The Hardest Part Of The Pandemic? Concerns Over Safety For Both Themselves And Their Family Members

When asked to say in their own words, one in five frontline health care workers say the hardest part of working during the COVID-19 pandemic was their worry about getting exposed to the coronavirus or getting sick from the virus themselves or exposing their family members (21%). This is closely followed by 16% who say having to wear personal protective equipment (PPE) was the hardest part of work. Fewer offer responses like precautionary measures/safety protocols (8%),  long hours and lack of time off (7%), not enough PPE or other supplies (5%), patients being isolated (5%), or dealing with stress, anxiety, or fear (5%) as the hardest part of working during the COVID-19 pandemic.

IN THEIR OWN WORDS: Thinking about your work in health care delivery settings, what has been the hardest part of working during the COVID-19 pandemic?“Dealing with people that are positive or suspected positive and wearing all the PPE layers can take a burden on your mind.” –59 year old man, responsible for assisting with patient care in a nursing home or assisted living facility, Wisconsin

“Coming in contact with it and not knowing who came into contact with it so we weren’t protected.” –59 year old woman, responsible for assisting with patient care in a nursing home or assisted living facility, Michigan

“I work in the Emergency Department and at the height of the pandemic – December, January – we couldn’t keep up with the capacity of patients, both Covid and not, that were coming into the hospital. The staff was overwhelmed, the resources were running out, and our exposure to Covid was extremely high. It was terrible, honestly, and scary.” –38 year old woman, responsible for administrative duties in a hospital, Pennsylvania

“Trying not to get infected [and] covid 19 skeptics. It’s very irritating to have people come in and downplay the importance of masks.” –65 year old woman, responsible for patient treatment and diagnosis at a doctor’s office and outpatient clinic, Montana

“Entering covid positive rooms. My patients aren’t in the hospital for covid but are tested for it. It’s difficult to do my job effectively with all the PPE on though I am thankful for it. It is also stressful to have to enter a Covid positive room.” –53 year old woman, responsible for patient treatment and diagnosis in a hospital, Ohio

“The extra steps needed when I come home from working with Covid patients. [I] have to undress in the garage and straight to the shower. Sometimes making my son sleep overnight at his grandmas when I have seen Covid patients that day.” –33 year old woman, responsible for patient treatment and diagnosis, in-home patient care, Missouri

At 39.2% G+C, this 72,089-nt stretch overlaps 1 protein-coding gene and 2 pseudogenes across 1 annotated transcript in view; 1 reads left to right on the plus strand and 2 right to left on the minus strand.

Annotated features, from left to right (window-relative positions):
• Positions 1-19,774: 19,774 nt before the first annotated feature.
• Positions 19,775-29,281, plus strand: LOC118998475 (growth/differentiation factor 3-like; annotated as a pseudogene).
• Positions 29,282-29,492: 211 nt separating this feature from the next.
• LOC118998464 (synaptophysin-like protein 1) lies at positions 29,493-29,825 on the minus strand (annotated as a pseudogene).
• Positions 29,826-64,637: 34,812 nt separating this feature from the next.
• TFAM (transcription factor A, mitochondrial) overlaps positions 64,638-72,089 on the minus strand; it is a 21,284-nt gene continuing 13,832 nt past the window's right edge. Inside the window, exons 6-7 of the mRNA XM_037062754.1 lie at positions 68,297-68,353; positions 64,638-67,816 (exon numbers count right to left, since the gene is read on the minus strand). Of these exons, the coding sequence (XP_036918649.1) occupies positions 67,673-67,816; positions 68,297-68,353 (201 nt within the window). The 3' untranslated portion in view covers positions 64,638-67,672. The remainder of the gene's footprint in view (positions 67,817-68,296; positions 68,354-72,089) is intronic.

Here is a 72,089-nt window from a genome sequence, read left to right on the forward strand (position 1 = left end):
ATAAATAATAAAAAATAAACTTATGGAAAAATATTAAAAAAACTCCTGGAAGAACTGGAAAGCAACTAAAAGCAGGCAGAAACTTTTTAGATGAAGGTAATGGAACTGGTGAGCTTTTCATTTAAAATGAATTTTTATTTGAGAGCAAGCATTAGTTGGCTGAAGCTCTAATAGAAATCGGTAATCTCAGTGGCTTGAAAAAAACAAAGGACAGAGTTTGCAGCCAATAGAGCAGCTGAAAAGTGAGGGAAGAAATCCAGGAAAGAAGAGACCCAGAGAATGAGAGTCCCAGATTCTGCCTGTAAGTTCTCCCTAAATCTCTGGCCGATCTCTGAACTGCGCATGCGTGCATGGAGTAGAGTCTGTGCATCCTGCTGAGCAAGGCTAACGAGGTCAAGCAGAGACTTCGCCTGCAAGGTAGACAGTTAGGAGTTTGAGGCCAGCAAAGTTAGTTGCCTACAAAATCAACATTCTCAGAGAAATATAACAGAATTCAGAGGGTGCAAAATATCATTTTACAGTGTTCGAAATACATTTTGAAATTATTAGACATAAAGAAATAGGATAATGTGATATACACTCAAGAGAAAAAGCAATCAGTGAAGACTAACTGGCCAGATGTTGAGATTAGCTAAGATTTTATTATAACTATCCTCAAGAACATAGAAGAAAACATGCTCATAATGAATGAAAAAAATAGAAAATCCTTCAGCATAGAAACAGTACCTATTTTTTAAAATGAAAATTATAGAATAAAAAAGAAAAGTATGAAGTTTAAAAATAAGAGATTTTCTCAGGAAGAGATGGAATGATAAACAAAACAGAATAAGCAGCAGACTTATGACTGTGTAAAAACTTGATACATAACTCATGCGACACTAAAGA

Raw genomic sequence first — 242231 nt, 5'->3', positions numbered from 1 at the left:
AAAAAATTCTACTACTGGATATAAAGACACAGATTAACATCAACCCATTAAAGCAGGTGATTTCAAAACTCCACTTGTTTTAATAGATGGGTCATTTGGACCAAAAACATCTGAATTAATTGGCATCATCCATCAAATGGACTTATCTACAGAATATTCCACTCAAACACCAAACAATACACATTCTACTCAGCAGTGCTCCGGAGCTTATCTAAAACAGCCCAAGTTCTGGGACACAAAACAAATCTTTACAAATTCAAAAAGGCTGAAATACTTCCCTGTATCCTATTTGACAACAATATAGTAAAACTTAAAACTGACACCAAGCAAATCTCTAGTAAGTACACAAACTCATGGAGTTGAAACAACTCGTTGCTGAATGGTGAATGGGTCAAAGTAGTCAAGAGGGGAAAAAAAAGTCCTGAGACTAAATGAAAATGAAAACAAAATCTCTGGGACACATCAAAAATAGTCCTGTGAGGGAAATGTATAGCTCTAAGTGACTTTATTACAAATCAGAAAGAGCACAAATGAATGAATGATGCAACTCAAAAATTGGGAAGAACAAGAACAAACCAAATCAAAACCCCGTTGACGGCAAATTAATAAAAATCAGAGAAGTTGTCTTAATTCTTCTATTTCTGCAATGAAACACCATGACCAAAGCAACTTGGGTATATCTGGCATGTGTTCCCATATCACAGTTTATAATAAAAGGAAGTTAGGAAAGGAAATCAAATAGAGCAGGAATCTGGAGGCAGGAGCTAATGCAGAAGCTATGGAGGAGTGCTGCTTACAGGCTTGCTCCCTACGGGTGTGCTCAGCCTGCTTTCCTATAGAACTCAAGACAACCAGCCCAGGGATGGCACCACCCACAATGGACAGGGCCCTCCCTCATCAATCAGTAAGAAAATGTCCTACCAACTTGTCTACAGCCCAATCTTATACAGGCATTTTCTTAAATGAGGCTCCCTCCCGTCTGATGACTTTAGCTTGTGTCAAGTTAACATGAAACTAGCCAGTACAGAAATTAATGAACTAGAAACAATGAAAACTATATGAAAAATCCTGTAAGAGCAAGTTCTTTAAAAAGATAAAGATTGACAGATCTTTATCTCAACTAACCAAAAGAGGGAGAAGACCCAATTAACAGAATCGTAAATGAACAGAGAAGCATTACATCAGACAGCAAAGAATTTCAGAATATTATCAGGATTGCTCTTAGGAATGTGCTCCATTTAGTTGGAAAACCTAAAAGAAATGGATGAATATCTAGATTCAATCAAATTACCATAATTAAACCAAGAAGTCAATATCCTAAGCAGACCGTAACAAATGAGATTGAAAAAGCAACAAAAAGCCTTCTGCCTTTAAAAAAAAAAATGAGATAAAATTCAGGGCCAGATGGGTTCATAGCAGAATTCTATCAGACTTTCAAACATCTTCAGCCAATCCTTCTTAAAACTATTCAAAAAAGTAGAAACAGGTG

“Stress and anxiety levels to do work and help keep patients calm. Extra workload.” –59 year old woman, responsible for patient treatment and diagnosis in an outpatient clinic, Minnesota

“Trying to stay protected and protect patients without supportive management.” –31 year old woman, responsible for patient treatment and diagnosis in a doctor’s office, Texas

Many health care workers report that they did get sick from coronavirus in the past year, but few experienced major symptoms. One in six frontline health care workers say they tested positive for COVID-19, including 8% who say both they and someone else in their household tested positive. An additional 11% say someone in their household tested positive but they did not. One-fourth of frontline health care workers working in nursing homes or assisted care facilities say they tested positive for COVID-19 (24%) compared to less than one in five working in hospitals (18%), doctor’s offices or clinics (14%), or providing in-home care (8%).

Among health care workers who tested positive, one-fourth (4% of all health care workers) say they experienced “major symptoms” while most say they experienced “minor symptoms” (72% of those who tested positive and 12% of all health care workers). One in twenty say they tested positive but didn’t experience any symptoms (1% of all health care workers).

About eight in ten frontline health care workers say that concern about being exposed to COVID-19 at work and exposing others in their household has been sources of stress during the past year, including at least four in ten who say these concerns were a “major source of stress.” A smaller share, but still a majority (63%), say concern about having enough personal protective equipment (PPE) has been a source of stress.

While there are no differences in sources of stress across the different types of work or places they work with majorities all saying these were all at least minor sources of stress, there is a connection between mental health and sources of stress. Among frontline health care workers who reported experiencing adverse mental health impacts from the pandemic (six in ten of total frontline health care workers), about nine in ten say concerns about being exposed to COVID-19 at work or concern about exposing others in their household to COVID-19 were sources of stress.